The singleton True-Name remains, as a way to fight through Punishing Fire and just in general provide a stern clock. I loved the one main, one board I played previously, and I doubt it's a significant conflict with Nether Spirit thanks to my Treasure Cruises being able to exile the True-Name, or my deck simply being able to not care and win with the manlands.
Speaking of Cruise, I'm only running two because I've also decided to try Life from the Loam. Loam helps threat volume, but in reality the only reason I am playing it is to give myself a third good card to Entomb. See, I really want to play three or four Entombs, but outside of Nether Spirit and Darkblast, I'm really lacking in cards worth Entombing. Bloodghast, Cabal Therapy, Lingering Souls, even Deep Analysis were all considered… but ultimately, Loam is the most sensible route to take because Stifle, Wasteland, Loam back Wasteland can lock up a lot of games. I'm being a little risque with just one Tropical Island, but I don't want to play a second, and frankly, I can't imagine I'll lose many games because my Tropical got Wastelanded after I cast Life from the Loam anyway.
I mean, who would assume I don't have two?
I'd really like to add a Swamp, and likely will if the Academy Ruins doesn't prove its mettle. The biggest selling point for Swamp is obviously a black source that can't get Wasted against Death & Taxes/Maverick, a land that works through Choke, and a land that enables me to potentially use Explosives against a resolved Blood Moon. Meanwhile, Ruins is solid against Elves, Miracles, and Young Pyromancer decks. The latter certainly covers a more worthwhile slice of the metagame pie, but it'll take some playtesting to tell. I could "Why not both?" and go to 25 lands, but frankly the deck plays a little land-heavy already, albeit color-light, and adding non-blue lands won't help those two problems. The Loam's Tropical Island may also go for that reason.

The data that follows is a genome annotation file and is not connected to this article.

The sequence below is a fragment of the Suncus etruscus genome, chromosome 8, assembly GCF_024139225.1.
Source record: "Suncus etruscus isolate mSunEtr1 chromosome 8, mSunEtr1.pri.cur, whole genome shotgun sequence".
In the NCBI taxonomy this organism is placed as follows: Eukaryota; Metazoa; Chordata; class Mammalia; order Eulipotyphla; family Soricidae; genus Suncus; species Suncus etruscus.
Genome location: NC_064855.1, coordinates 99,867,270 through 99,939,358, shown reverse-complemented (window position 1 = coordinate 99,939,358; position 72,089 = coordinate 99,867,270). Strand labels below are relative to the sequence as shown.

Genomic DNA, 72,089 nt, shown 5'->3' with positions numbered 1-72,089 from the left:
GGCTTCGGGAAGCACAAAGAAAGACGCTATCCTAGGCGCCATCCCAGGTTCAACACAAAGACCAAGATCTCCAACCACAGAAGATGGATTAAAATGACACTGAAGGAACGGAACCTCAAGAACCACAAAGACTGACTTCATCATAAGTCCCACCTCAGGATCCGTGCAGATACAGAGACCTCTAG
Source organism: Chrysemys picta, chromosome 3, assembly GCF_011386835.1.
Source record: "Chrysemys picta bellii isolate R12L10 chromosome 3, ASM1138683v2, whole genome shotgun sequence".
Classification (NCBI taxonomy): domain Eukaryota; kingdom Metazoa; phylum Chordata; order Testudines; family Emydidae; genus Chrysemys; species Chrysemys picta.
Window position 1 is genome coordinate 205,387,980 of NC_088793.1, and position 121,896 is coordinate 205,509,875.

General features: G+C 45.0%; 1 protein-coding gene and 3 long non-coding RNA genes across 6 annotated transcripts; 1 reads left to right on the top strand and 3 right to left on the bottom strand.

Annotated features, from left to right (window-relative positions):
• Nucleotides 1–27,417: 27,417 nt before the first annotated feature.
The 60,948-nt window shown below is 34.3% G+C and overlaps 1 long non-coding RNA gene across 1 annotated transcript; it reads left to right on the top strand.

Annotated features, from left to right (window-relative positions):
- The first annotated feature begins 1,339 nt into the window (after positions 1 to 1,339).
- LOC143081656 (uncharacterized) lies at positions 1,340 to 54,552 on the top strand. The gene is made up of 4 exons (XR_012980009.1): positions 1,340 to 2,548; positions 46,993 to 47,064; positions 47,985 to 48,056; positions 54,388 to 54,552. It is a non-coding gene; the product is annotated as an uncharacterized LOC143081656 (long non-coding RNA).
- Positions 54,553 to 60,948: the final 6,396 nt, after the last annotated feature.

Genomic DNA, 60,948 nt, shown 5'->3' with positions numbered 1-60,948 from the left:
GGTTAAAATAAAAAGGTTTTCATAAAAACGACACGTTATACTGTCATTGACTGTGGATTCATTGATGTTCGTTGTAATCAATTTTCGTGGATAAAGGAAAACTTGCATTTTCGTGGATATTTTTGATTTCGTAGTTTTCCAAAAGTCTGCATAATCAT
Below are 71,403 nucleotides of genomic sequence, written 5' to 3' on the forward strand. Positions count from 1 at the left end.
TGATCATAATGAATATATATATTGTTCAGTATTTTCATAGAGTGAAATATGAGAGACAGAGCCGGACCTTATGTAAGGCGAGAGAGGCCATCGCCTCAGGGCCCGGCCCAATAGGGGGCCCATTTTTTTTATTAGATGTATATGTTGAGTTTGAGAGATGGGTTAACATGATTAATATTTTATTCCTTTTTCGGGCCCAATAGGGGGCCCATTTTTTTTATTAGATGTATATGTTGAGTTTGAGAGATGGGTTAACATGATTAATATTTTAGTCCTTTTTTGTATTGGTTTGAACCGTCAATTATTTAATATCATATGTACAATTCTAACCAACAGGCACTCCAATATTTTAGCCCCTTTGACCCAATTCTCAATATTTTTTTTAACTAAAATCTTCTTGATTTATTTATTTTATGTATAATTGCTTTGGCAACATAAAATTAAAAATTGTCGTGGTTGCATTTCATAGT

Oboro, Palace in the Clouds was an answer to Choke I played in Portland that was essentially free with the added upside of permitting me to occasionally access double or triple blue on important turns. I really liked it, as casting Counterspell was frankly a real trial at times. It's very possible that Darkslick Shores is the stronger card in this shell, an option that has no parallel in U/R. My suspicion is that Oboro will quickly depart, but I figured I'd stick with what I knew in the lands and spells considering the level of experimentation going on.
I may try an additional land once I know if I'm playing Gitaxian Probe or what is actually occupying those slots. Right now, they're essentially placeholders, but with Spell Pierce in absentia I wanted a way to know what kind of fight I was getting into when it came to upcoming Standstills and Treasure Cruises. I'm still debating the viability of Cabal Therapy in this shell, but it would be silly to run Therapy without Probe, right? The only way I see the deck making that kind of room is to cut Stifle or permission, which I'm not yet prepared to consider as that's a totally different deck.